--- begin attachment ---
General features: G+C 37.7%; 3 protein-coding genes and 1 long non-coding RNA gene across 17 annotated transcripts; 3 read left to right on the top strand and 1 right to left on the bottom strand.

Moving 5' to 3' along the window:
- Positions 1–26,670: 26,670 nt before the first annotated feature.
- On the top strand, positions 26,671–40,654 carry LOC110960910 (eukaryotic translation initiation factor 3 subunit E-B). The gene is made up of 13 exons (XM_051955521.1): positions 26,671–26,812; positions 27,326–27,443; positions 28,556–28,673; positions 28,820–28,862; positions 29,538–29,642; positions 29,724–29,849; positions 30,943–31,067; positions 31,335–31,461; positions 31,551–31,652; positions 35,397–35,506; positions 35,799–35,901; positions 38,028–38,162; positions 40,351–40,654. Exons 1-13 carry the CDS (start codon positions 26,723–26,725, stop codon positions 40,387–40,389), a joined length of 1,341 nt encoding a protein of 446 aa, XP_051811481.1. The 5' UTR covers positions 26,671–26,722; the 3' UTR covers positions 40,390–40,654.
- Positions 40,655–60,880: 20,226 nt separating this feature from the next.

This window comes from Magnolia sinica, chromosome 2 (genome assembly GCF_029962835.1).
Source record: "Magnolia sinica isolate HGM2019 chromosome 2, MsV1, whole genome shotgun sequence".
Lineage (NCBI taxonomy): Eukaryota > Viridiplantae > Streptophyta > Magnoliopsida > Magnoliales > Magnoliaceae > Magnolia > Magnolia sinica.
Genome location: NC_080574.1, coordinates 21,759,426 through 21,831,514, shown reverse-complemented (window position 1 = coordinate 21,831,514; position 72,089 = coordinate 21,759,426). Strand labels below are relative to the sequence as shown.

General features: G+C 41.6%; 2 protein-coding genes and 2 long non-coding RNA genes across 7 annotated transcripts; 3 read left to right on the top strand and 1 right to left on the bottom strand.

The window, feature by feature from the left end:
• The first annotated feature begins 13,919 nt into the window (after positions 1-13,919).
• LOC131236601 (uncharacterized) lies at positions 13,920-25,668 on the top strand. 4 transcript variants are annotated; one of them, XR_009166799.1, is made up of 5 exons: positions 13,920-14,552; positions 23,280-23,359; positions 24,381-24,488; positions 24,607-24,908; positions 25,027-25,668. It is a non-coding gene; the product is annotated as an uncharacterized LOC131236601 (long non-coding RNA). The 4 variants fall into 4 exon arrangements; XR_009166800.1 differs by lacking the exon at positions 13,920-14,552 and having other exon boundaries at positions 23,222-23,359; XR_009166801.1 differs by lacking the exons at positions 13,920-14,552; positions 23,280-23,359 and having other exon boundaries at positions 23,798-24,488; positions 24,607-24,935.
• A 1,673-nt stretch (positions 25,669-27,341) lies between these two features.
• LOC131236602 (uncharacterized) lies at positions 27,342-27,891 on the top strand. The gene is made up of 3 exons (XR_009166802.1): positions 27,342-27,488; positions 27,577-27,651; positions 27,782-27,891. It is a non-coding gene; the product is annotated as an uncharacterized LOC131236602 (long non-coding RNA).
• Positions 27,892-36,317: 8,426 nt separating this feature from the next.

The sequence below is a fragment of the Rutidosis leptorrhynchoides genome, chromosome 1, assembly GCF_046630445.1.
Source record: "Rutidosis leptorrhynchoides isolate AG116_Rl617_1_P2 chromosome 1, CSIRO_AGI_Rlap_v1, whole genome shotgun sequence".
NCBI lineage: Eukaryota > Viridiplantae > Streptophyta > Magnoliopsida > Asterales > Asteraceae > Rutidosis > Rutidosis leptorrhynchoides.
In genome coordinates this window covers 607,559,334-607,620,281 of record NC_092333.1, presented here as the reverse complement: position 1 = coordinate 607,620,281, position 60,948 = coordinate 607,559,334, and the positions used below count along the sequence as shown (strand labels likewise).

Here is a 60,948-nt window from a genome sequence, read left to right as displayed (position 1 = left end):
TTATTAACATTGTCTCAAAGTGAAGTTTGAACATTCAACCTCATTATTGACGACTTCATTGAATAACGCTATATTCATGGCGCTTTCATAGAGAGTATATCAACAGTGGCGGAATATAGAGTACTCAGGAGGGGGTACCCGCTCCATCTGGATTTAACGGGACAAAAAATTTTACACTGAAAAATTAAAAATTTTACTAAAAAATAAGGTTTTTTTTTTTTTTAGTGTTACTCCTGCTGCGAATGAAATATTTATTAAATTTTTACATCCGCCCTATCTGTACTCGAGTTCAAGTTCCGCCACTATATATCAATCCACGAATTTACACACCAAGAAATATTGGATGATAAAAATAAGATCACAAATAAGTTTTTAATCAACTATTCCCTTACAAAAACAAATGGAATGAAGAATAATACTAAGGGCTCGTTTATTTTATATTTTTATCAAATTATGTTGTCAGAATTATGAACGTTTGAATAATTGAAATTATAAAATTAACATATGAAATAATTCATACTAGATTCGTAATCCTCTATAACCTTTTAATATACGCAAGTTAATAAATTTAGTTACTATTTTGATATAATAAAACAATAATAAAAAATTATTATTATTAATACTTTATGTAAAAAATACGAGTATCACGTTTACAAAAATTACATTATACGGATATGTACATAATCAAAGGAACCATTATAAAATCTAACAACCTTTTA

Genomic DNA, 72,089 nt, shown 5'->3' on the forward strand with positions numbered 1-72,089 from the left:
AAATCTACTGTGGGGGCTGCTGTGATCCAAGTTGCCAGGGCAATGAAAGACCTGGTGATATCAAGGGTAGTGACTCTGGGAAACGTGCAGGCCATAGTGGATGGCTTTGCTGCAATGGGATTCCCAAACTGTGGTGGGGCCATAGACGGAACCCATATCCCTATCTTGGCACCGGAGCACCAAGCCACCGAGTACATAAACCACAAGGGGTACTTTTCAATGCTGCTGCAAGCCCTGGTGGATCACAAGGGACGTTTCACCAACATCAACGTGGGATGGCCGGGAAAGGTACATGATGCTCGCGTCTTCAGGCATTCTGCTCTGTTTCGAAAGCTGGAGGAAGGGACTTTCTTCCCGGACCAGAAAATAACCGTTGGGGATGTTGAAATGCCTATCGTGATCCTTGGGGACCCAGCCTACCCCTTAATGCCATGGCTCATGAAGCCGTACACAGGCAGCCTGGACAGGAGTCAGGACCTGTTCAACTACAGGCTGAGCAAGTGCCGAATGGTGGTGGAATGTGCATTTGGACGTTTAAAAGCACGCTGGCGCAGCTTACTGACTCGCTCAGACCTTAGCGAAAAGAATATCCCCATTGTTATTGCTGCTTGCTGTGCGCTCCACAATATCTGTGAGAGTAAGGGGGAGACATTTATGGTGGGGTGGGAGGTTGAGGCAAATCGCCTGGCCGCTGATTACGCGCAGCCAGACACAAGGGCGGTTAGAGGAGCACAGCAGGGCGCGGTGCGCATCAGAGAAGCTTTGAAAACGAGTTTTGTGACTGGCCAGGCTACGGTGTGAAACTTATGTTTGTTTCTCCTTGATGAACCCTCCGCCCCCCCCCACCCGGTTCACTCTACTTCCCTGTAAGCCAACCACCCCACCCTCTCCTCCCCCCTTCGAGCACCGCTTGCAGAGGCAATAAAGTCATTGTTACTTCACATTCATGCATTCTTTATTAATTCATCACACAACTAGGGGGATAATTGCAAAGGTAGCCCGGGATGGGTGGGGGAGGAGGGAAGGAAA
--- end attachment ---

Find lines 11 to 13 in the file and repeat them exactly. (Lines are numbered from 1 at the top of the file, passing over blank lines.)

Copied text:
The window, feature by feature from the left end:
• The first annotated feature begins 13,919 nt into the window (after positions 1-13,919).
• LOC131236601 (uncharacterized) lies at positions 13,920-25,668 on the top strand. 4 transcript variants are annotated; one of them, XR_009166799.1, is made up of 5 exons: positions 13,920-14,552; positions 23,280-23,359; positions 24,381-24,488; positions 24,607-24,908; positions 25,027-25,668. It is a non-coding gene; the product is annotated as an uncharacterized LOC131236601 (long non-coding RNA). The 4 variants fall into 4 exon arrangements; XR_009166800.1 differs by lacking the exon at positions 13,920-14,552 and having other exon boundaries at positions 23,222-23,359; XR_009166801.1 differs by lacking the exons at positions 13,920-14,552; positions 23,280-23,359 and having other exon boundaries at positions 23,798-24,488; positions 24,607-24,935.